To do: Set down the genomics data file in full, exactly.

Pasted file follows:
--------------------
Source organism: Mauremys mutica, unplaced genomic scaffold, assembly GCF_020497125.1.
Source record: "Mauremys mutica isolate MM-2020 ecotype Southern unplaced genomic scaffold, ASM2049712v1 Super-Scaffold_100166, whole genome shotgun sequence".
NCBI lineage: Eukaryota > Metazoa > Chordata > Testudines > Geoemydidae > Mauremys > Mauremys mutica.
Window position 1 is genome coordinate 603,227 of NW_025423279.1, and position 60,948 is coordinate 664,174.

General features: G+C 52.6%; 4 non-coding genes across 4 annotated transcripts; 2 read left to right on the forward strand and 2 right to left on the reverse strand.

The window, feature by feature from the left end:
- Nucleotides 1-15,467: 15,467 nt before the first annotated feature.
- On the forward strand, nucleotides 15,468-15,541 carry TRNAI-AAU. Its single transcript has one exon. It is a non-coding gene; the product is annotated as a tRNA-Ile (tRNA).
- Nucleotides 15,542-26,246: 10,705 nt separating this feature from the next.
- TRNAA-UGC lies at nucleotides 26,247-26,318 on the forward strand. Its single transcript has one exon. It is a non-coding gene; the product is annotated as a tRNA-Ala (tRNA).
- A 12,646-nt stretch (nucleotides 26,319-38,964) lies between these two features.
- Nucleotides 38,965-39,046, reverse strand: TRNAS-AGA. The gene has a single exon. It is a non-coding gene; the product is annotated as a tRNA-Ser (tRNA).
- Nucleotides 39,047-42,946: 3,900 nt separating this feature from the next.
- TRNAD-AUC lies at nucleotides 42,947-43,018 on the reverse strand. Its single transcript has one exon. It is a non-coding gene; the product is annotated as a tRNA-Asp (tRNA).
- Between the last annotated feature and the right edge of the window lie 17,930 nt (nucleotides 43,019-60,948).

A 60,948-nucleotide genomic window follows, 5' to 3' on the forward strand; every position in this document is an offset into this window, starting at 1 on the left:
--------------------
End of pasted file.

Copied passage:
Source organism: Mauremys mutica, unplaced genomic scaffold, assembly GCF_020497125.1.
Source record: "Mauremys mutica isolate MM-2020 ecotype Southern unplaced genomic scaffold, ASM2049712v1 Super-Scaffold_100166, whole genome shotgun sequence".
NCBI lineage: Eukaryota > Metazoa > Chordata > Testudines > Geoemydidae > Mauremys > Mauremys mutica.
Window position 1 is genome coordinate 603,227 of NW_025423279.1, and position 60,948 is coordinate 664,174.

General features: G+C 52.6%; 4 non-coding genes across 4 annotated transcripts; 2 read left to right on the forward strand and 2 right to left on the reverse strand.

The window, feature by feature from the left end:
- Nucleotides 1-15,467: 15,467 nt before the first annotated feature.
- On the forward strand, nucleotides 15,468-15,541 carry TRNAI-AAU. Its single transcript has one exon. It is a non-coding gene; the product is annotated as a tRNA-Ile (tRNA).
- Nucleotides 15,542-26,246: 10,705 nt separating this feature from the next.
- TRNAA-UGC lies at nucleotides 26,247-26,318 on the forward strand. Its single transcript has one exon. It is a non-coding gene; the product is annotated as a tRNA-Ala (tRNA).
- A 12,646-nt stretch (nucleotides 26,319-38,964) lies between these two features.
- Nucleotides 38,965-39,046, reverse strand: TRNAS-AGA. The gene has a single exon. It is a non-coding gene; the product is annotated as a tRNA-Ser (tRNA).
- Nucleotides 39,047-42,946: 3,900 nt separating this feature from the next.
- TRNAD-AUC lies at nucleotides 42,947-43,018 on the reverse strand. Its single transcript has one exon. It is a non-coding gene; the product is annotated as a tRNA-Asp (tRNA).
- Between the last annotated feature and the right edge of the window lie 17,930 nt (nucleotides 43,019-60,948).

A 60,948-nucleotide genomic window follows, 5' to 3' on the forward strand; every position in this document is an offset into this window, starting at 1 on the left: